Building Better Bridges

Project: Hollow bridge columns
School: Missouri University of Science and Technology
Location: Rolla, Mo.
Principal Investigator: Mohamed ElGawady

The idea that hollow bridge columns could perform better than solid concrete ones seems counterintuitive, but according to research conducted at Missouri University of Science and Technology that’s the case: Hollow columns covered by a GFRP coating could extend the lifespan of a bridge.

Research funded by the Missouri Department of Transportation and the Mid-America Transportation Center compared the performance of hollow-core GFRP, concrete and steel bridge columns to conventional rebar-reinforced solid concrete columns. Mohamed ElGawady, associate professor of civil, architectural and environmental engineering, developed a hollow bridge column consisting of an outer GFRP tube with a steel tube inside. During construction, self-consolidating concrete typically used for bridge columns is poured into the gap between the inner steel and outer GFRP tubes, forming a concrete wall shaped like a doughnut. The steel tube is entrenched into the reinforced concrete footer with an embedded length 1.6 times the tube’s diameter, while the GFRP tube ends at the footer.

Using pipe with fiber orientation at ±53º, ElGawady compared the performance characteristics of solid concrete columns with a hollow column design featuring a high-performance epoxy and glass fiber matrix typically used in the oil industry and then with tubes made from a lower cost iso-polyester FRP matrix used for drainage pipes. “We tested different numbers of layers and matrix systems of FRP to produce columns that would cost-effectively respond to local requirements,” says ElGawady. “For instance, columns incorporating 3/8-inch epoxy FRP tube have more strength and durability for use in high-traffic zones, while columns with 1/8-inch polyester FRP tube would be more appropriate for low traffic zones.”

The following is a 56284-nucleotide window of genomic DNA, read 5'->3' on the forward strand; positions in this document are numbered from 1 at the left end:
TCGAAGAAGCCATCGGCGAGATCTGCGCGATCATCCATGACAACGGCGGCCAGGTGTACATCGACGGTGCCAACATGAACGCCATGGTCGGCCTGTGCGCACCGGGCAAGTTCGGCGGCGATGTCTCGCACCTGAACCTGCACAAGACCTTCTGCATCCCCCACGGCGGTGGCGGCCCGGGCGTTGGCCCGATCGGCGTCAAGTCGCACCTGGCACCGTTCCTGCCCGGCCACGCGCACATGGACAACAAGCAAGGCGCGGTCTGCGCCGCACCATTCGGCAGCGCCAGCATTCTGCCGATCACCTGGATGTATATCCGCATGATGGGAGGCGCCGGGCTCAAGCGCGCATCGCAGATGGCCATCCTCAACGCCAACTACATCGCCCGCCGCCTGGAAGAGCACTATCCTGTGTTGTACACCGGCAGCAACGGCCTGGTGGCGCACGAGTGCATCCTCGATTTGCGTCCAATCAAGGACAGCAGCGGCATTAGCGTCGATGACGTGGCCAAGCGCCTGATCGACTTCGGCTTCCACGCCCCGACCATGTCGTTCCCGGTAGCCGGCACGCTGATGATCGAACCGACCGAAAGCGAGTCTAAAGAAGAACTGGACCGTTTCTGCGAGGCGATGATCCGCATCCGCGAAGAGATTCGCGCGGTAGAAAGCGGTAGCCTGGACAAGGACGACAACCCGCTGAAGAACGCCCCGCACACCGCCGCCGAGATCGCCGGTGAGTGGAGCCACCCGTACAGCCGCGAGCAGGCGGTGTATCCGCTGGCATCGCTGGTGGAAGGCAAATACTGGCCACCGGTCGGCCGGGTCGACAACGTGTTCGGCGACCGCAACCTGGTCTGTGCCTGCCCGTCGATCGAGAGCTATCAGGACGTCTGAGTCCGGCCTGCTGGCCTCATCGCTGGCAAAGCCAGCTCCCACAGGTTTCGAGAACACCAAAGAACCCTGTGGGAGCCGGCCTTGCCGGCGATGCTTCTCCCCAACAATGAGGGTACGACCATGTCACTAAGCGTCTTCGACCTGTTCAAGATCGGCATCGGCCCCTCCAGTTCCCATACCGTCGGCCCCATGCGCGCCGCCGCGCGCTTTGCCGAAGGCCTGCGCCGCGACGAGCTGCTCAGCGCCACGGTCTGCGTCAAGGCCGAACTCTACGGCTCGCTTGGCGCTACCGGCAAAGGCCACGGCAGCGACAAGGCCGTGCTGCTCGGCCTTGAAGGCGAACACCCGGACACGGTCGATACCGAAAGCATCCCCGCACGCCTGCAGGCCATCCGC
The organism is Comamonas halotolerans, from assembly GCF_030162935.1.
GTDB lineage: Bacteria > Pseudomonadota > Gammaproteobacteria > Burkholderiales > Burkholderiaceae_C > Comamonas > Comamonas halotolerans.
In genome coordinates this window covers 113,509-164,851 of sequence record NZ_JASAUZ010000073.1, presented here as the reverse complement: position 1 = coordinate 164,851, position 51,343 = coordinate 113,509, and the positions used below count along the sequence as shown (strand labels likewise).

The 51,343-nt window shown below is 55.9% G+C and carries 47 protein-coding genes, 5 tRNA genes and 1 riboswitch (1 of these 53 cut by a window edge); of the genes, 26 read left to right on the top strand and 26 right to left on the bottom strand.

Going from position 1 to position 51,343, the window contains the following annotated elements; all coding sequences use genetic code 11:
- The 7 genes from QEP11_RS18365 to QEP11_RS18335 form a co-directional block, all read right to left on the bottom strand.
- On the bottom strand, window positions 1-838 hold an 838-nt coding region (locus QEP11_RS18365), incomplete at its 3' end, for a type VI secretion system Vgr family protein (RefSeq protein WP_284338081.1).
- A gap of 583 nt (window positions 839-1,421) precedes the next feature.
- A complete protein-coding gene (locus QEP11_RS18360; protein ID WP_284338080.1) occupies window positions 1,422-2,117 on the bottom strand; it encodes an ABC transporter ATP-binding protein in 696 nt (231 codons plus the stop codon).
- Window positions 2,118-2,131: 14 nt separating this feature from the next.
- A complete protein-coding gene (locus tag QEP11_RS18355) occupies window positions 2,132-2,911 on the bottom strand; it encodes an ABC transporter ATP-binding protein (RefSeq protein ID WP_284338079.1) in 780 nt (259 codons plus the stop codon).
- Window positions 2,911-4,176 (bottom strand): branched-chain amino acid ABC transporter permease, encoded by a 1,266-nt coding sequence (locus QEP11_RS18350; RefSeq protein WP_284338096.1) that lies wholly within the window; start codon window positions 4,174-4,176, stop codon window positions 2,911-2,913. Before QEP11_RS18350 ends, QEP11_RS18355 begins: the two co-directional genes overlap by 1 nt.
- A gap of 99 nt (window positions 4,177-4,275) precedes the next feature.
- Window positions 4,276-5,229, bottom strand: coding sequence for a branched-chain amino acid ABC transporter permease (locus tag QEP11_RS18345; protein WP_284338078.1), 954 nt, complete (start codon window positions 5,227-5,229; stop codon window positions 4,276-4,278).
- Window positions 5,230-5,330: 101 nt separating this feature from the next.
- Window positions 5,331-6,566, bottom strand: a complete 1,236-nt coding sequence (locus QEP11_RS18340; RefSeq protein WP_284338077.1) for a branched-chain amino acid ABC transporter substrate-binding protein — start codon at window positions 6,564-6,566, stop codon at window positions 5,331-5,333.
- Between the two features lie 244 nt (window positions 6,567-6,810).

Missouri S&T Bridge Columns

Top-down view of bridge column designs. Left: The hollow column designed by Missouri University of Science and Technology features a GFRP exterior tube and steel interior tube filled with concrete. Middle: The tubes prior to the addition of concrete. Right: A traditional solid concrete and rebar column. Photo credit: Sam O’Keefe/Missouri University of Science & Technology

The elements of the hollow column work together to act as a complete engineering system to achieve significantly higher strain, strength and ductility compared to the solid reinforced concrete column. The inner steel and outer GFRP tubes function as a continuous confinement for the concrete shell, while the steel tube also adds flexural and shear reinforcement. The concrete shell delays localized buckling of the steel tube. The outside GFRP tube improves corrosion resistance and provides environmental protection. Additionally, characteristics of the GFRP tube improve both collision and seismic performance.

Cost estimates for the hollow columns are higher than for a reinforced concrete column. “While the upfront cost is higher, the total life cycle cost should be much less, particularly considering reduced repair and maintenance and improved performance,” says ElGawady. The hollow column uses 60 to 75 percent less concrete material, reducing the column’s weight by a minimum of 45 percent, thereby lowering transportation costs to the construction site.